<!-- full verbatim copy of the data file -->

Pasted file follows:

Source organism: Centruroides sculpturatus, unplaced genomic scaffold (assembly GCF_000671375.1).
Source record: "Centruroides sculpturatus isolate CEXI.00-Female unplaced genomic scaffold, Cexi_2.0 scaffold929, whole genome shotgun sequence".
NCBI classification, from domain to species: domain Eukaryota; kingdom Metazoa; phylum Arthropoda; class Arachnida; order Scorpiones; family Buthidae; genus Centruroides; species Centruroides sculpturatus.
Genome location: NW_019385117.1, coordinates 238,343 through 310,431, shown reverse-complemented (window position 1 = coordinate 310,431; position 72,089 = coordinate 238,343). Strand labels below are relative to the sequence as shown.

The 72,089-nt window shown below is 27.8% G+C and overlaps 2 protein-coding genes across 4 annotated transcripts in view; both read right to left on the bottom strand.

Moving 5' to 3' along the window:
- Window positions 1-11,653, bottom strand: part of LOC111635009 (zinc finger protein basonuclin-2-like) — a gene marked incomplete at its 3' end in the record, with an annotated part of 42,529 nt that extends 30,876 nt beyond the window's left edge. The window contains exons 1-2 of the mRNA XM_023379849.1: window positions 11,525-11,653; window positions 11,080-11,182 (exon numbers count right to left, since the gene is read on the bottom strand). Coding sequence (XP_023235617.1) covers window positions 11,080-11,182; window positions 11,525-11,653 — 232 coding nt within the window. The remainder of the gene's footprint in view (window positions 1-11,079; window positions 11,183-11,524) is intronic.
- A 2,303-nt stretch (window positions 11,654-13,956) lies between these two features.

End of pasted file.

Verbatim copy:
Source organism: Centruroides sculpturatus, unplaced genomic scaffold (assembly GCF_000671375.1).
Source record: "Centruroides sculpturatus isolate CEXI.00-Female unplaced genomic scaffold, Cexi_2.0 scaffold929, whole genome shotgun sequence".
NCBI classification, from domain to species: domain Eukaryota; kingdom Metazoa; phylum Arthropoda; class Arachnida; order Scorpiones; family Buthidae; genus Centruroides; species Centruroides sculpturatus.
Genome location: NW_019385117.1, coordinates 238,343 through 310,431, shown reverse-complemented (window position 1 = coordinate 310,431; position 72,089 = coordinate 238,343). Strand labels below are relative to the sequence as shown.

The 72,089-nt window shown below is 27.8% G+C and overlaps 2 protein-coding genes across 4 annotated transcripts in view; both read right to left on the bottom strand.

Moving 5' to 3' along the window:
- Window positions 1-11,653, bottom strand: part of LOC111635009 (zinc finger protein basonuclin-2-like) — a gene marked incomplete at its 3' end in the record, with an annotated part of 42,529 nt that extends 30,876 nt beyond the window's left edge. The window contains exons 1-2 of the mRNA XM_023379849.1: window positions 11,525-11,653; window positions 11,080-11,182 (exon numbers count right to left, since the gene is read on the bottom strand). Coding sequence (XP_023235617.1) covers window positions 11,080-11,182; window positions 11,525-11,653 — 232 coding nt within the window. The remainder of the gene's footprint in view (window positions 1-11,079; window positions 11,183-11,524) is intronic.
- A 2,303-nt stretch (window positions 11,654-13,956) lies between these two features.